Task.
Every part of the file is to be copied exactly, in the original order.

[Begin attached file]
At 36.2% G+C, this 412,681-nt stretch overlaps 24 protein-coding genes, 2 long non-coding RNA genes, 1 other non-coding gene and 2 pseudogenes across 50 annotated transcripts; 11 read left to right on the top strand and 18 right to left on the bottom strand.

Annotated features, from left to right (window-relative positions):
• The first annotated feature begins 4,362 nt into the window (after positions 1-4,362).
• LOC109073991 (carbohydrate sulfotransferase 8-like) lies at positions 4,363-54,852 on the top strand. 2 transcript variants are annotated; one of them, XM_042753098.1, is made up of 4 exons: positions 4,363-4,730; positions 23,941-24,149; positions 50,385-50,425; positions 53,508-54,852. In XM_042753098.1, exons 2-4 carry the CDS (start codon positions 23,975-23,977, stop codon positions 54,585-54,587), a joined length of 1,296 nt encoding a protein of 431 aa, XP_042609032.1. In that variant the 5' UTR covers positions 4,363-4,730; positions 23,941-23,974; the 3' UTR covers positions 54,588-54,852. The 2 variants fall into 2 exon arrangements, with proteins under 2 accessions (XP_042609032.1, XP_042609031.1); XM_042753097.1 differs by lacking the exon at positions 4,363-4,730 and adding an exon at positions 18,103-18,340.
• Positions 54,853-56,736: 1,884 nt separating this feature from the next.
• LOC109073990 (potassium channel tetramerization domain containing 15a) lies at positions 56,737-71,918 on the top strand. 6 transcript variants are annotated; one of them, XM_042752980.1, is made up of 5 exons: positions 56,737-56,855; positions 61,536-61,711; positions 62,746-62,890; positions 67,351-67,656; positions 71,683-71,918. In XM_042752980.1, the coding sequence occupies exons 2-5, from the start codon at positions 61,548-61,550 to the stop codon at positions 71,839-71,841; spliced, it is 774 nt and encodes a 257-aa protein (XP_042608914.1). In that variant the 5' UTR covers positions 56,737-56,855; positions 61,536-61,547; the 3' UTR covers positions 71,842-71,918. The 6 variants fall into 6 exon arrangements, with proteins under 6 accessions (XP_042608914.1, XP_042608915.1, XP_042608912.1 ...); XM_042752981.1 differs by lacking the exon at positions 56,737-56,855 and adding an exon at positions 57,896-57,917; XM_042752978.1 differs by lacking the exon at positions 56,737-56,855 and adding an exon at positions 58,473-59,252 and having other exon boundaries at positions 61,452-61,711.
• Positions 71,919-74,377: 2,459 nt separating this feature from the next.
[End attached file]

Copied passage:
At 36.2% G+C, this 412,681-nt stretch overlaps 24 protein-coding genes, 2 long non-coding RNA genes, 1 other non-coding gene and 2 pseudogenes across 50 annotated transcripts; 11 read left to right on the top strand and 18 right to left on the bottom strand.

Annotated features, from left to right (window-relative positions):
• The first annotated feature begins 4,362 nt into the window (after positions 1-4,362).
• LOC109073991 (carbohydrate sulfotransferase 8-like) lies at positions 4,363-54,852 on the top strand. 2 transcript variants are annotated; one of them, XM_042753098.1, is made up of 4 exons: positions 4,363-4,730; positions 23,941-24,149; positions 50,385-50,425; positions 53,508-54,852. In XM_042753098.1, exons 2-4 carry the CDS (start codon positions 23,975-23,977, stop codon positions 54,585-54,587), a joined length of 1,296 nt encoding a protein of 431 aa, XP_042609032.1. In that variant the 5' UTR covers positions 4,363-4,730; positions 23,941-23,974; the 3' UTR covers positions 54,588-54,852. The 2 variants fall into 2 exon arrangements, with proteins under 2 accessions (XP_042609032.1, XP_042609031.1); XM_042753097.1 differs by lacking the exon at positions 4,363-4,730 and adding an exon at positions 18,103-18,340.
• Positions 54,853-56,736: 1,884 nt separating this feature from the next.
• LOC109073990 (potassium channel tetramerization domain containing 15a) lies at positions 56,737-71,918 on the top strand. 6 transcript variants are annotated; one of them, XM_042752980.1, is made up of 5 exons: positions 56,737-56,855; positions 61,536-61,711; positions 62,746-62,890; positions 67,351-67,656; positions 71,683-71,918. In XM_042752980.1, the coding sequence occupies exons 2-5, from the start codon at positions 61,548-61,550 to the stop codon at positions 71,839-71,841; spliced, it is 774 nt and encodes a 257-aa protein (XP_042608914.1). In that variant the 5' UTR covers positions 56,737-56,855; positions 61,536-61,547; the 3' UTR covers positions 71,842-71,918. The 6 variants fall into 6 exon arrangements, with proteins under 6 accessions (XP_042608914.1, XP_042608915.1, XP_042608912.1 ...); XM_042752981.1 differs by lacking the exon at positions 56,737-56,855 and adding an exon at positions 57,896-57,917; XM_042752978.1 differs by lacking the exon at positions 56,737-56,855 and adding an exon at positions 58,473-59,252 and having other exon boundaries at positions 61,452-61,711.
• Positions 71,919-74,377: 2,459 nt separating this feature from the next.